Gross Things Dogs Do

Butt sniffing, investigating dead animals, and rolling in smelly things – how should you handle these gross but normal dog behaviors? Learn when to let your dog go for it, and when not to.

Jolanta Benal, CPDT-KA, CBCC-KA
5-minute read
Episode #141

by Jolanta Benal, CPDT-KA, CBCC-KA

Dogs have so much in common with us. They form strong social bonds. They live in our houses with us. They keep us company and play with us. Much of their body language resembles ours closely enough that, with care, we can communicate our emotions back and forth.

All those similarities – and then bang, our dogs do things that upset us and freak us out, reminding us that Zippy really does belong to a different species. This week’s article is dedicated to three doggy behaviors that give many people the icks, and to what, if anything, we should do about them.

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1. Smelling Poop, Pee, and Other Dogs’ Anuses

This is one for the Just Get Over It Department. It’s normal and appropriate for dogs to sniff each other’s anuses and genitals in greeting. It’s normal and appropriate for them to investigate other dogs’ urine and feces. Dogs live in a world of smells, and they are not judgmental about the sources of those smells; they mine smells for information. For instance, dogs seem to recognize their own urine and will spend more time investigating the urine of unfamiliar dogs than of dogs they know.

Dogs live in a world of smells, and they mine smells for information.

Use the opportunity to sniff as a reward for attentiveness to you when you’re practicing polite leash walking. And remember that a meandering, sniffy walk can be more relaxing for your dog than the kind of forced march many humans think an exercise walk has to be. Finally, notice when your dog has the urge to sniff. You may find that Zippy sniffs the ground when passing a dog whose posture is tense and high. Zippy may be signaling non-hostile intent, or the sniffing may be what’s called a “displacement behavior.” These are normal behaviors done at odd times or in odd contexts, and they’re thought to be a sign of conflicted motivation or of stress.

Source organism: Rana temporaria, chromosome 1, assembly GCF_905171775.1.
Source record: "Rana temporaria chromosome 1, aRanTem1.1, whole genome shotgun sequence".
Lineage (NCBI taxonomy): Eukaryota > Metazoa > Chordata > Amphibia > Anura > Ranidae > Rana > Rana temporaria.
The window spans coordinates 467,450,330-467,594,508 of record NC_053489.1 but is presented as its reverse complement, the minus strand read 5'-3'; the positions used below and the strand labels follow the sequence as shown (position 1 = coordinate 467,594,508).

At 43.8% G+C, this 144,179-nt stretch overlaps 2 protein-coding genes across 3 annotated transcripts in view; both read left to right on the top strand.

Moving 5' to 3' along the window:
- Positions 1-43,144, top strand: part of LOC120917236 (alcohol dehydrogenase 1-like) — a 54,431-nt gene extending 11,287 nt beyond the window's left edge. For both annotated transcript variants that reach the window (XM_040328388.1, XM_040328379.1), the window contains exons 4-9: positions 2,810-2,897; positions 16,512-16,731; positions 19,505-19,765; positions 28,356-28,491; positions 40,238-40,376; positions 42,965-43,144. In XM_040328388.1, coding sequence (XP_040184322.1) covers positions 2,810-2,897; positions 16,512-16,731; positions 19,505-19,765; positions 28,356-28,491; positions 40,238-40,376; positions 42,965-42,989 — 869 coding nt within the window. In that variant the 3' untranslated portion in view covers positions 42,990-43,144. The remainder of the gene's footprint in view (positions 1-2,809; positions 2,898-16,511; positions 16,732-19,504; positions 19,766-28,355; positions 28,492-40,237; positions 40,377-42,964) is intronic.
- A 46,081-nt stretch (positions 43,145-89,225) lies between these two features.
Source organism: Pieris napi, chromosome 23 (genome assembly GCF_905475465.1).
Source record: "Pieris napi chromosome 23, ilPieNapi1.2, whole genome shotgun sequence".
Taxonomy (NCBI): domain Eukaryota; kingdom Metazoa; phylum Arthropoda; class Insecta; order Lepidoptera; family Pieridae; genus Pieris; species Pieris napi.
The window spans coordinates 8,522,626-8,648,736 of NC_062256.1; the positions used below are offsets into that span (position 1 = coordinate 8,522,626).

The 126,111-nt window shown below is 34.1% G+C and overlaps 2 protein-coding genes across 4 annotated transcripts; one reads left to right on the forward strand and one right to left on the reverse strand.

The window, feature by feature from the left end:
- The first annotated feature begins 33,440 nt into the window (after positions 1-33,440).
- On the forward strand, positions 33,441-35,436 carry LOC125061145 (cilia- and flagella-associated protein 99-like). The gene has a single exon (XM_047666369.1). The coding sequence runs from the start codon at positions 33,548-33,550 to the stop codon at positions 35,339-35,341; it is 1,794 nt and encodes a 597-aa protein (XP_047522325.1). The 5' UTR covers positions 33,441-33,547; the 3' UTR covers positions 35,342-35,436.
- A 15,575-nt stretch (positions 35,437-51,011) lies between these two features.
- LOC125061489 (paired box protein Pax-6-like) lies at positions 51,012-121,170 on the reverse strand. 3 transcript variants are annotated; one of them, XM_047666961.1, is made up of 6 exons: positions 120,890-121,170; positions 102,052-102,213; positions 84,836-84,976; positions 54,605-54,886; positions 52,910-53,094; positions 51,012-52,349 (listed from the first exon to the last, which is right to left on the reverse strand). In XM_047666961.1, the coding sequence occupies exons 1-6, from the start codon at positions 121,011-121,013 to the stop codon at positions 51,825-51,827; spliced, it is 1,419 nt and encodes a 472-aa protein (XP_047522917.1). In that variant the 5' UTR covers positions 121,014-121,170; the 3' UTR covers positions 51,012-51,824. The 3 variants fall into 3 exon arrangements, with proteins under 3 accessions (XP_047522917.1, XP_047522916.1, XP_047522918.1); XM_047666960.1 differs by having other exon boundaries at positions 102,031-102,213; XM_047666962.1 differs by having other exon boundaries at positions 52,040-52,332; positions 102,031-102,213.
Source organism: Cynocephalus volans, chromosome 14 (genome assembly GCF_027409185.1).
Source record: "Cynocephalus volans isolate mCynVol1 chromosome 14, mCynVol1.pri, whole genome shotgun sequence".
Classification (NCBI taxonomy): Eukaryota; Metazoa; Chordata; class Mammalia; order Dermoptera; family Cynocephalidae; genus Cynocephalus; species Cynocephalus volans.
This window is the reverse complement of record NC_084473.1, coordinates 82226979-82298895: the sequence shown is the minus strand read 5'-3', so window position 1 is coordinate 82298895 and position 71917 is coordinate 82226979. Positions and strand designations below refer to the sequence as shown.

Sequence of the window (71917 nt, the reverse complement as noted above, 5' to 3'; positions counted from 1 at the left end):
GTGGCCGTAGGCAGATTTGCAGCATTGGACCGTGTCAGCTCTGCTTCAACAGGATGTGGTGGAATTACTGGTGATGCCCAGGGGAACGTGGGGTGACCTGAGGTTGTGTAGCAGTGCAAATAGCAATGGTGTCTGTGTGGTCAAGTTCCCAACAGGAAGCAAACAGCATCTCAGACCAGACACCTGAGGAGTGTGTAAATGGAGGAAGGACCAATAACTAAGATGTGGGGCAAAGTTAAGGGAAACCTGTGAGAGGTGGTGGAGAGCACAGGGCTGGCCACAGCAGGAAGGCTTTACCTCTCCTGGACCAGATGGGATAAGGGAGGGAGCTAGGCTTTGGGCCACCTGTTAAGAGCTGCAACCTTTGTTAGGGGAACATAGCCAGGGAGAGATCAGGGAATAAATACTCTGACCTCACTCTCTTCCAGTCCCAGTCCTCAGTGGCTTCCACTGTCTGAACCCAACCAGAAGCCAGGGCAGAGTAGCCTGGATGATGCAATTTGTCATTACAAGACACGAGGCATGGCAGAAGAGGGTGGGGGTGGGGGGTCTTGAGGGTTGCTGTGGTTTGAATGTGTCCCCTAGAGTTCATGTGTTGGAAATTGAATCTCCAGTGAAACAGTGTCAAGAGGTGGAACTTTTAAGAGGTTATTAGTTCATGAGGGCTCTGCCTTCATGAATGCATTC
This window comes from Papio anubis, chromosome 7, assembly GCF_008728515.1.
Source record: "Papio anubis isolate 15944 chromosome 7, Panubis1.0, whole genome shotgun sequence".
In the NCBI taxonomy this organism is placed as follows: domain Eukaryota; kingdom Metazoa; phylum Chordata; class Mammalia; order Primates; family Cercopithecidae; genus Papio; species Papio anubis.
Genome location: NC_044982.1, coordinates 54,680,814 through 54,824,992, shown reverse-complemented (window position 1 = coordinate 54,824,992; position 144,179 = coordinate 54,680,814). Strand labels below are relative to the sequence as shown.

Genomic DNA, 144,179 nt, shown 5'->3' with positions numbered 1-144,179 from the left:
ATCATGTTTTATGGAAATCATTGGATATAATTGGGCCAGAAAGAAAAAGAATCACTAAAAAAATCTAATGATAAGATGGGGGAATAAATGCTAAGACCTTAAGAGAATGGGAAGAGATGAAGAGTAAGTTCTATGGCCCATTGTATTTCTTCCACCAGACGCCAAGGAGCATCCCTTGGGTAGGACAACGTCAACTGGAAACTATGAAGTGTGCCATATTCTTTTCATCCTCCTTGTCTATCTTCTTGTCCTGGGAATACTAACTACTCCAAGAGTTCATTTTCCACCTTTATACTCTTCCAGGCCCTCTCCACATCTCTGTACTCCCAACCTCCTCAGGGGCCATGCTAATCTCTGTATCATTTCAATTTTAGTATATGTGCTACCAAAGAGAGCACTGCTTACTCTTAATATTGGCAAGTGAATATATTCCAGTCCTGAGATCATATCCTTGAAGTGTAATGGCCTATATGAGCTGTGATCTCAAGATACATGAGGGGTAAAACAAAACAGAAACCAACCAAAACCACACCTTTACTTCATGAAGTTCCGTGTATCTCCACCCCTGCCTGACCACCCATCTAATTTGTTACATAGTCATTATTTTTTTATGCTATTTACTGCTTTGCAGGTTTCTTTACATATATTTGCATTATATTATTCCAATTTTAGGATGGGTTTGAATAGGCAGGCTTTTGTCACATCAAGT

We often tend to urge dogs along or even yank them away from an absorbing sniff. Sure, sometimes you have to get from Point A to Point B and there’s no time to dawdle. But when you’re not in any big rush, let your dog investigate the world in the way that’s most informative and interesting to him. So it’s a little dull for you to stand around while he takes a detailed smell inventory of the shrubbery; now you know how he feels when you spend a century and a half shooting the breeze with a neighbor!

2. Investigating Dead Things

I walk my dog in Brooklyn’s Prospect Park most mornings. We have found dead squirrels, dead birds, dead rats, dead raccoons, dead cats, and a dead rabbit. Once we found an opossum that I think was dead. Most dead animals fascinate Juniper, as they do many dogs. Dogs sniff them, paw at them, turn them over, and sometimes pick them up. A dead animal may grow more interesting after it’s had a few days to ripen.

Sniffing and nosing at a dead animal, even one that’s well rotted, is unlikely to do a healthy dog any harm. The two big things to worry about if Zippy actually takes a bite are poison and infectious disease. A dead animal may have been poisoned by something toxic to dogs – warfarin is commonly used against rats, for instance. Or the animal may be carrying bacteria such as those that cause the disease leptospirosis. Lepto is curable with antibiotics but can kill your dog if not caught early. Many wild animals carry lepto; it’s especially common in rodents.